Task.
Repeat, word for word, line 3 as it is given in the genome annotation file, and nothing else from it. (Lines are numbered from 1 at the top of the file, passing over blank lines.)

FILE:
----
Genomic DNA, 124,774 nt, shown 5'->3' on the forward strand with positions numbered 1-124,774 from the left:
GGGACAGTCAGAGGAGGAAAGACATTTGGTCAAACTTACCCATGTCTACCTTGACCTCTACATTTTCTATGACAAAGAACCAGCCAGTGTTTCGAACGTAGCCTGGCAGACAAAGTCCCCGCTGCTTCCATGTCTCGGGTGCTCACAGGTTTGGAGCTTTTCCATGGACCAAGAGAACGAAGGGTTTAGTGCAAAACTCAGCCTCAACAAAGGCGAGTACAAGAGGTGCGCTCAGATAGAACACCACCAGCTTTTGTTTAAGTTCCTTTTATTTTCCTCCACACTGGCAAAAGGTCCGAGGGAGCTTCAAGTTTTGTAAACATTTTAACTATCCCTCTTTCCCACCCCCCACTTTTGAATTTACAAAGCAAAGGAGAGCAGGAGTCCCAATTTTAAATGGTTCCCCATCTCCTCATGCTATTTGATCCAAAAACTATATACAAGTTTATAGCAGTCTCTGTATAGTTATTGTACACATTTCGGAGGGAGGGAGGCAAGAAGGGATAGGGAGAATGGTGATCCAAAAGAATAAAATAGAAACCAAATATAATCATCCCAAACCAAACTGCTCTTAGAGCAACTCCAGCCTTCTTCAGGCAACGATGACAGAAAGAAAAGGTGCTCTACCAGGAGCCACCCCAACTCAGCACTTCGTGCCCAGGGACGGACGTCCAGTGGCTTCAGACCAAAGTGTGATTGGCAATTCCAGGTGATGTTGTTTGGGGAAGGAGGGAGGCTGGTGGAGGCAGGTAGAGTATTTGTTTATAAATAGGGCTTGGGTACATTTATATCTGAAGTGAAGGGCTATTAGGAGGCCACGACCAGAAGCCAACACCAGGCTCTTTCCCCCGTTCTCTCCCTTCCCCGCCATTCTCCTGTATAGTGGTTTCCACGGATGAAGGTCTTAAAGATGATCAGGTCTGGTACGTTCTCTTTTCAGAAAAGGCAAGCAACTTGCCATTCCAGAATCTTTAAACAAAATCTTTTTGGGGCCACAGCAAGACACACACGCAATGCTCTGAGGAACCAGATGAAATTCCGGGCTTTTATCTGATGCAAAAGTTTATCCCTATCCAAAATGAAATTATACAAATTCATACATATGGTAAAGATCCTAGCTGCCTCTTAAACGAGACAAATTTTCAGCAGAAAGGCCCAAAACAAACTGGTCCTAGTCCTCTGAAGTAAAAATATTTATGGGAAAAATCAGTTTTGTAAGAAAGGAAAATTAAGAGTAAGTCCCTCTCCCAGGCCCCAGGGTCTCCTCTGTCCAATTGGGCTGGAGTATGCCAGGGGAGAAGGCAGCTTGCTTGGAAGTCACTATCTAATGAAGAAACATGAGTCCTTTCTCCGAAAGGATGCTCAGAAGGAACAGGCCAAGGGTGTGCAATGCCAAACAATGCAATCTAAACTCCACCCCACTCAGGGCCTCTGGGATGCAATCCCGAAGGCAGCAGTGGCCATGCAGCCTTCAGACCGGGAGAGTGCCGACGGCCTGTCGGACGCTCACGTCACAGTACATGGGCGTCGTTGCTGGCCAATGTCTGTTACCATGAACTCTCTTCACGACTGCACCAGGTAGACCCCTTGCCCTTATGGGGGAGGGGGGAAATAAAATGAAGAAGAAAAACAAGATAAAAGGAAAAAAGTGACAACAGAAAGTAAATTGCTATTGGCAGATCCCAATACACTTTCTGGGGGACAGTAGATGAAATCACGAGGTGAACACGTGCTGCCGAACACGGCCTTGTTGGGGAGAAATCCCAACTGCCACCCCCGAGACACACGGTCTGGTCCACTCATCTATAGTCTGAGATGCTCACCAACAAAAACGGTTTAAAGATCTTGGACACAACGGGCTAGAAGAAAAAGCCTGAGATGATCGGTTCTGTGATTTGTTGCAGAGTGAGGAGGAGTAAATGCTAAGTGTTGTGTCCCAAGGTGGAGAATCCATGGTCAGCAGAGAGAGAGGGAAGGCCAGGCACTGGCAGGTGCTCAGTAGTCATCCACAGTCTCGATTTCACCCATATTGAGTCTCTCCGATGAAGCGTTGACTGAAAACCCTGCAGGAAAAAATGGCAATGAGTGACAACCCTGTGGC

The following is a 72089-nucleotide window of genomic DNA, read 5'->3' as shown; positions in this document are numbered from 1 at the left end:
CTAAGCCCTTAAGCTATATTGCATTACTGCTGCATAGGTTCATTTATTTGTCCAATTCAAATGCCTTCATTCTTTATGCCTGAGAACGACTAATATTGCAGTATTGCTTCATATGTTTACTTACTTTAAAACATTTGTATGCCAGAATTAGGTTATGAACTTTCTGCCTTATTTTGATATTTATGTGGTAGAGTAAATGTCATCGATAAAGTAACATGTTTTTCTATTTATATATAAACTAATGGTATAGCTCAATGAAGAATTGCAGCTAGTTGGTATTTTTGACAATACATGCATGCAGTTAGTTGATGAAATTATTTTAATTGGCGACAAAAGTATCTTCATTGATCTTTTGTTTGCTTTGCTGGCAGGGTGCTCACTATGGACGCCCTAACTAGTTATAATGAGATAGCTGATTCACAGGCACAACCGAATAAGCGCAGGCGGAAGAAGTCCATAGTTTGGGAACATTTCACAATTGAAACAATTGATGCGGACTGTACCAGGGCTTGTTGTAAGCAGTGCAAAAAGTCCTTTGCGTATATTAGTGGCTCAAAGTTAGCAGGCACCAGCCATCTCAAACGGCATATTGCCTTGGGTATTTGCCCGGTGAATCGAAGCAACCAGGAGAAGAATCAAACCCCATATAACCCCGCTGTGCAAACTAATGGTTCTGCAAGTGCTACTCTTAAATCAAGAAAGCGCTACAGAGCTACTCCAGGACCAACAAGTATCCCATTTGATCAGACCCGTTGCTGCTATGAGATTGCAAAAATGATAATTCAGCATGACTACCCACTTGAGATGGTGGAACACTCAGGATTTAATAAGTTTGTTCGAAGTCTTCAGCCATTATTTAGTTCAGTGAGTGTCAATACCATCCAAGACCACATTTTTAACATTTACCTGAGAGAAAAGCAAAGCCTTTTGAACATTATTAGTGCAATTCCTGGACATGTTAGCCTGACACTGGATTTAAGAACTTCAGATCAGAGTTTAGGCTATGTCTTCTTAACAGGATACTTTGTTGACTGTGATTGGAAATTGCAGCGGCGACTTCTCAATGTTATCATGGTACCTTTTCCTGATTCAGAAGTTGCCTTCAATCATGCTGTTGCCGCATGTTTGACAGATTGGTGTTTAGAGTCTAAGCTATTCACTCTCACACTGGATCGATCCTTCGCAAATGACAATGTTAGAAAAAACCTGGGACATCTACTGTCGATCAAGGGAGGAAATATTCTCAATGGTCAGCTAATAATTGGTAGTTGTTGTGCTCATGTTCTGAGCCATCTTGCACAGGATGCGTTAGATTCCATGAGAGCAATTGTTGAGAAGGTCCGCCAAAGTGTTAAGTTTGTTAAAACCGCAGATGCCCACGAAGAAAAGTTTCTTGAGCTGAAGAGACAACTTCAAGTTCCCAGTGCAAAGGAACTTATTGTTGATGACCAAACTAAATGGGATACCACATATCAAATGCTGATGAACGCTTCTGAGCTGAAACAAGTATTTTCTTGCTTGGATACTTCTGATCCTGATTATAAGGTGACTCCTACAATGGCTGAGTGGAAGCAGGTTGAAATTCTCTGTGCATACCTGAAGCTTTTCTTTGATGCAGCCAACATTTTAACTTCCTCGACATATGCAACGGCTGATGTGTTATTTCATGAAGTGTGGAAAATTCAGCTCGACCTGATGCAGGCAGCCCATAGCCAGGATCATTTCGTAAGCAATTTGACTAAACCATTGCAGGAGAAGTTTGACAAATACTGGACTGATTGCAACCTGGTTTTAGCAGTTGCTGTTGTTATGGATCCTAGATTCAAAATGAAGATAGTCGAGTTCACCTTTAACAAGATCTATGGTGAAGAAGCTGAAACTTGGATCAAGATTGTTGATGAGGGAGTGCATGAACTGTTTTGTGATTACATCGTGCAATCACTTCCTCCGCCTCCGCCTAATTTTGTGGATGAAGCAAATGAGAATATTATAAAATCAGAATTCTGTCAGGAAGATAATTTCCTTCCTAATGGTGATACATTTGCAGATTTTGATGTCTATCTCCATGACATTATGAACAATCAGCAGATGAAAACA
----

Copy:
The following is a 72089-nucleotide window of genomic DNA, read 5'->3' as shown; positions in this document are numbered from 1 at the left end: